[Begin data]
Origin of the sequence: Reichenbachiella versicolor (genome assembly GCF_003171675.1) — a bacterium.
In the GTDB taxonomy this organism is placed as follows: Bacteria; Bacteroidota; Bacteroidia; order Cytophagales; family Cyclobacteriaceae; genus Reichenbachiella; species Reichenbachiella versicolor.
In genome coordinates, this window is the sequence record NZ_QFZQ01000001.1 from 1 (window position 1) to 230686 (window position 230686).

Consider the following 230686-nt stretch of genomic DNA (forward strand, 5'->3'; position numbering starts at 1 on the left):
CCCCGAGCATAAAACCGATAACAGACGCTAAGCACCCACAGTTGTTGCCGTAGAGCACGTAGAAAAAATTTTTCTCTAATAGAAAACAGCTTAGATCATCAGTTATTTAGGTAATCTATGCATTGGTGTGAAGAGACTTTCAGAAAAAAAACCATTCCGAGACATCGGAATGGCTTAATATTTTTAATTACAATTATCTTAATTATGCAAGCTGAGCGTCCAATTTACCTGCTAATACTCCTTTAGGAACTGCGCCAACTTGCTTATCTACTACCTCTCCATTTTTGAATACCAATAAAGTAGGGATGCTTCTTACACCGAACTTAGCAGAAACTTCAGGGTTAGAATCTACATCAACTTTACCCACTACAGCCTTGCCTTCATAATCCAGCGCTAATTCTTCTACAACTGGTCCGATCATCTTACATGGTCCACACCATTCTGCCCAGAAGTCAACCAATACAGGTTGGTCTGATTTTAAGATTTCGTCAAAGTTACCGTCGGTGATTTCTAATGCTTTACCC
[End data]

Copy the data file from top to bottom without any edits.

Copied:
Origin of the sequence: Reichenbachiella versicolor (genome assembly GCF_003171675.1) — a bacterium.
In the GTDB taxonomy this organism is placed as follows: Bacteria; Bacteroidota; Bacteroidia; order Cytophagales; family Cyclobacteriaceae; genus Reichenbachiella; species Reichenbachiella versicolor.
In genome coordinates, this window is the sequence record NZ_QFZQ01000001.1 from 1 (window position 1) to 230686 (window position 230686).

Consider the following 230686-nt stretch of genomic DNA (forward strand, 5'->3'; position numbering starts at 1 on the left):
CCCCGAGCATAAAACCGATAACAGACGCTAAGCACCCACAGTTGTTGCCGTAGAGCACGTAGAAAAAATTTTTCTCTAATAGAAAACAGCTTAGATCATCAGTTATTTAGGTAATCTATGCATTGGTGTGAAGAGACTTTCAGAAAAAAAACCATTCCGAGACATCGGAATGGCTTAATATTTTTAATTACAATTATCTTAATTATGCAAGCTGAGCGTCCAATTTACCTGCTAATACTCCTTTAGGAACTGCGCCAACTTGCTTATCTACTACCTCTCCATTTTTGAATACCAATAAAGTAGGGATGCTTCTTACACCGAACTTAGCAGAAACTTCAGGGTTAGAATCTACATCAACTTTACCCACTACAGCCTTGCCTTCATAATCCAGCGCTAATTCTTCTACAACTGGTCCGATCATCTTACATGGTCCACACCATTCTGCCCAGAAGTCAACCAATACAGGTTGGTCTGATTTTAAGATTTCGTCAAAGTTACCGTCGGTGATTTCTAATGCTTTACCC